Bee and Wasp Nest Removal Services
We use eco-friendly bee nest removal methods to physically remove stinging insects, leaving little to no damage to the surrounding areas. We take pride in providing safe organic removal services to help protect nature's pollinators!
Our Bee Vacuum System is custom-made to gently vacuum the stinging insects as they come or go from their nest. Honeybees collected this way can be safely relocated to a waiting honeybee hive. Bumblebees are relocated to a bumble-box. Wasps and hornets are saved and released in a safe area to serve as natural pest removers, or their venom can be extracted for allergy treatments.
We remove swarms and nests across Seattle and the East Side, focusing on King County. If you are outside these coverage areas, please contact us, as we may be able to accommodate your need.
Our 'bee-loved' work truck rolled on black ice two and a half times. She is gone now; however, everyone is okay! We are praying we will have a vehicle capable of serving bee needs this Summer!
BKA Nest Removals is excited to announce that we have a new Nest Removal Specialist, Hadley, to help with your bee relocation needs!
Fun Fact about Hadley: She has been a Hotshot Firefighter for the U.S. Forest Service!
Bee’s Knees Apiaries Nest Removals has a team of beekeepers on call to remove bee and wasp nests from inside or outside your home or business at a time that is convenient for you.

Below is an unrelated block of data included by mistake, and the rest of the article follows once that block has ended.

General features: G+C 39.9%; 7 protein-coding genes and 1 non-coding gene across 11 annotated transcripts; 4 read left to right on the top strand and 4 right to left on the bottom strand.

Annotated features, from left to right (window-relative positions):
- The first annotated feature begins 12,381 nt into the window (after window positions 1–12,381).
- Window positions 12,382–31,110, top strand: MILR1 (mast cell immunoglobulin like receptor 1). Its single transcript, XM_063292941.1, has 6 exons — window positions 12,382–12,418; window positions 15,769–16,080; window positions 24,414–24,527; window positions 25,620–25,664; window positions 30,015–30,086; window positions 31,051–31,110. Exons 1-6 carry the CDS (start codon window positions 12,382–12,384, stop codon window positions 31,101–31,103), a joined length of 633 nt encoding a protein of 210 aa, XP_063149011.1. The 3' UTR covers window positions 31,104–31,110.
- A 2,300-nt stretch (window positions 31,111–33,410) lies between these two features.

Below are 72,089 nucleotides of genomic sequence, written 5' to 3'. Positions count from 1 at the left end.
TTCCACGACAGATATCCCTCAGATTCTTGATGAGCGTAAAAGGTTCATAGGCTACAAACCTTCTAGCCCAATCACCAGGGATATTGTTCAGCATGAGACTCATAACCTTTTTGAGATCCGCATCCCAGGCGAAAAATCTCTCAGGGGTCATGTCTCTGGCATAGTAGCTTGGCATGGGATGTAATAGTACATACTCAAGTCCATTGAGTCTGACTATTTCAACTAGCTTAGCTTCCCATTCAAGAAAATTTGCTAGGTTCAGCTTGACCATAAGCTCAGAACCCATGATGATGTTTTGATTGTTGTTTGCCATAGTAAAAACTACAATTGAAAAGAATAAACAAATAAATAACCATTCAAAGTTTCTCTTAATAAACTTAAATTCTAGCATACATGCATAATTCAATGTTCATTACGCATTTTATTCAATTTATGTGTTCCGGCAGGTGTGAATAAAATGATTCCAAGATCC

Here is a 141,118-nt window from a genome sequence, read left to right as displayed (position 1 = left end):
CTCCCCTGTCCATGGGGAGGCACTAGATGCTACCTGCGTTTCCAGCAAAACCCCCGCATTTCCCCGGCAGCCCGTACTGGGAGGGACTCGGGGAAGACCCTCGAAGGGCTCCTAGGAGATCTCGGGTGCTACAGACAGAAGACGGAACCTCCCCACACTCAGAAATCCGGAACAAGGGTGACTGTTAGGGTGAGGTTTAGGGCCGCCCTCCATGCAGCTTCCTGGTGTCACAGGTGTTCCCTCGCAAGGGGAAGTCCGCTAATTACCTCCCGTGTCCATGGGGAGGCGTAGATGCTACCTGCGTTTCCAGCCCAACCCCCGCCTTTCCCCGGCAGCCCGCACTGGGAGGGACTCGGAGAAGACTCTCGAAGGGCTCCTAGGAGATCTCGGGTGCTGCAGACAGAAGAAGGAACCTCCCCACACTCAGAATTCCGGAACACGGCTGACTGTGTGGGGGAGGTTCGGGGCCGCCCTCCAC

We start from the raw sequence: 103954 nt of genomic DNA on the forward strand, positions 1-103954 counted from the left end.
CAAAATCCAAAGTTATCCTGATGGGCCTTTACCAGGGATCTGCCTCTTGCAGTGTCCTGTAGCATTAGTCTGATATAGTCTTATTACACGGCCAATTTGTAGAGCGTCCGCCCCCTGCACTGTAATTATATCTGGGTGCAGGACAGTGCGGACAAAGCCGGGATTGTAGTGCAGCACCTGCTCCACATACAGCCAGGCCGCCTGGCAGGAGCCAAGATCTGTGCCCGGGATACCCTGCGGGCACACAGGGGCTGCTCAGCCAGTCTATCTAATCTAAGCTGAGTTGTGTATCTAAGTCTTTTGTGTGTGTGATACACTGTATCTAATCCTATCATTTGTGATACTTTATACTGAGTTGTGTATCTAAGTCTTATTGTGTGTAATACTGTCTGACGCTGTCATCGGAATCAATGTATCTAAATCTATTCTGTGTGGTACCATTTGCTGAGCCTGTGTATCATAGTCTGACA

To help identify what type of critter or nest you have please check out the photo gallery below
What Am I?
I can fly up to 3 miles searching for pollen, nectar, and water! I pollinate 80% of the world’s plants including 90 different food crops.
I help farmers by eating pests that can destroy crops like aphids. I can be dangerous because I can sting multiple times.
I have a round body covered in soft hair (long branched setae) called pile, making me appear and feel fuzzy. I am an important agricultural pollinator!
I can build aerial nests larger than a basketball. If I am a male, drone, I come from a non-fertilized egg and can not sting. If I am a Female hornet I will sting repeatedly to protect my colony.
I am a Mud Wasp or Mud dauber. I am a solitary wasp that constructs small nests of mud in or around homes, sheds, and barns and under open structures, bridges, and similar sites.
Hornets build paper nests at least three or more feet off of the ground, usually in trees, shrubs, on overhangs, utility poles, houses, sheds or other structures. I can be larger than a basketball.
Honey bee swarms consist of several thousand bees hanging in a loose cluster, usually from a tree branch or bush. This is a transitional state in which they are looking for a new home. Once a suitable location is found, they will fly to their new home.
Honey bees build honeycomb in an enclosed cavity such as in a hollow tree, in a wall, or between joists in a house. Unlike wasps, honey bees do not build a "paper house."
I am usually made from grey paper and am commonly found hanging from trees, shrubs or soffits, or found inside walls or attic spaces.
I am typically found in walls of houses, bird houses, in the ground, and also love the insulation in your house!
To make these nests, the wasps find weathered wood, sourced from old fences or porches, and chew this wood fiber into a paste-like pulp mixed with their saliva. Then, the insects form this pulp into hexagon-shaped paper cells.
In each mud cell, the queen will lay one egg and put in a paralyzed spider or other insect and seal the cell. When the egg hatches, the larvae feeds on the captured insect. The larvae matures in about 3 weeks. The larvae will then spin a cocoon to rest in over winter.